The quantitative characterization of the dynamic properties of BAA fluctuations or recovery processes requires a reliable determination of baseline BAA. This task may be hampered by seasonal variation of the physiological state variables, such as blood tests [21, 35], blood pressure , resting heart rate , and of course physical activity . High-quality research studies acknowledge this problem and adjust for baseline oscillations [12, 28]. Such corrections are straightforward for relatively short time scales involved in acute respiratory illnesses  or post-operative recovery .
Unfortunately, proper adjustments are not always possible in practice. Health outcomes associated with BAA may be years apart from the time (and hence the season) of observations . Otherwise, the time of measurements may be available at poor granularity. For example, NHANES provides publicly only the binary labels corresponding to the winter–spring (November–April) or summer–fall (May–October) seasons.
We trained the GeroSense BAA model with an additional loss penalizing the winter-summer distribution difference. In such a way, the model output is decoupled from seasonal variations and yet demonstrated pretty good performance in ranking health outcomes. We expect that this feature of GeroSense BAA will be handy for practical applications.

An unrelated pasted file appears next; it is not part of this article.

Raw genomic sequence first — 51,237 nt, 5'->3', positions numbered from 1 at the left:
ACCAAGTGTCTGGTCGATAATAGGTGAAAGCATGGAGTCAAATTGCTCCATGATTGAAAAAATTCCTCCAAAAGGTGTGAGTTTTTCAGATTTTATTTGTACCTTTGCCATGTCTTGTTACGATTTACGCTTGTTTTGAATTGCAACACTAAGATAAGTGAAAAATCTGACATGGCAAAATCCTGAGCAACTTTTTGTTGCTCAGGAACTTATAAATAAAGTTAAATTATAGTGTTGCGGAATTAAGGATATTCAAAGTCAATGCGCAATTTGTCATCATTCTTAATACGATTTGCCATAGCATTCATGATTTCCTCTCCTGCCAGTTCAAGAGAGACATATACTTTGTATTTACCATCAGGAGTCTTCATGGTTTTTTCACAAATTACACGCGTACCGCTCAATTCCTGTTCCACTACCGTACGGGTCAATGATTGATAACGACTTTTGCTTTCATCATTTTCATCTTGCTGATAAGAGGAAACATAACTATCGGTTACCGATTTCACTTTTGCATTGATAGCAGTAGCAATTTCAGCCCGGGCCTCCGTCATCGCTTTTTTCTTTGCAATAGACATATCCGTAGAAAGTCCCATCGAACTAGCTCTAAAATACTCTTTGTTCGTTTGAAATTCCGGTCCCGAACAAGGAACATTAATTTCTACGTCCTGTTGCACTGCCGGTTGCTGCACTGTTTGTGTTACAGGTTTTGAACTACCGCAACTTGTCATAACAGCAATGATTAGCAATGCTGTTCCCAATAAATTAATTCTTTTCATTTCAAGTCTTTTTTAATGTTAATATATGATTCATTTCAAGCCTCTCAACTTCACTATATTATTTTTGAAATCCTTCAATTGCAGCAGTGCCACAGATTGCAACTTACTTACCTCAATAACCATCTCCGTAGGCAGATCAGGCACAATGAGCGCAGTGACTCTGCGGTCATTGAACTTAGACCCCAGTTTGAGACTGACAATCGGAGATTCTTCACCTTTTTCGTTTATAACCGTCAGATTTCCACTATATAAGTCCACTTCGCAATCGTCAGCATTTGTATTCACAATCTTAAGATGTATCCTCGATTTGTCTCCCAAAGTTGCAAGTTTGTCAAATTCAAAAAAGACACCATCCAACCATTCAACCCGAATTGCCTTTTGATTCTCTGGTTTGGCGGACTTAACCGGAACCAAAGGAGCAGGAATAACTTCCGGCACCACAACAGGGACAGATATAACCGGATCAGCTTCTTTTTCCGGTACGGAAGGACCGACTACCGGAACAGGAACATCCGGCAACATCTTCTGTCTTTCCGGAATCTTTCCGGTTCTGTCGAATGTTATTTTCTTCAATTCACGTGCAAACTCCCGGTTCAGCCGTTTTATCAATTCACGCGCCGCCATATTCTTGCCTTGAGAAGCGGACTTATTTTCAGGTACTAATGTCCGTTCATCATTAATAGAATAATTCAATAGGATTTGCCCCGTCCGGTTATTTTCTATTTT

The longitudinal character of motion data allows the investigation of organism state fluctuations in response to natural stresses and diseases. We computed autocorrelation functions of GeroSense BAA along the individual BAA trajectories. The recovery rate measured as the inverse decay time of the autocorrelation function demonstrated an age-dependent decrease (Figure 8A). Extrapolation to advanced ages shows, that the recovery rate vanishes (and hence the resilience formally diverges) at some age exceeding 100 years, which may be an indication of limiting lifespan .
The recovery time among the most healthy individuals was in the range of a few weeks. We used a somewhat arbitrary cutoff corresponding to the recovery rate less than 3 week-1 and used it to mark individuals with longer recovery time as those who lack resilience. We observed a progressive exponential increase of the fraction of non-resilient persons in the population with age (Figure 8B). This number grew and doubled every 8 years, which is close to the mortality rate doubling time in Gompertz mortality law for the human population .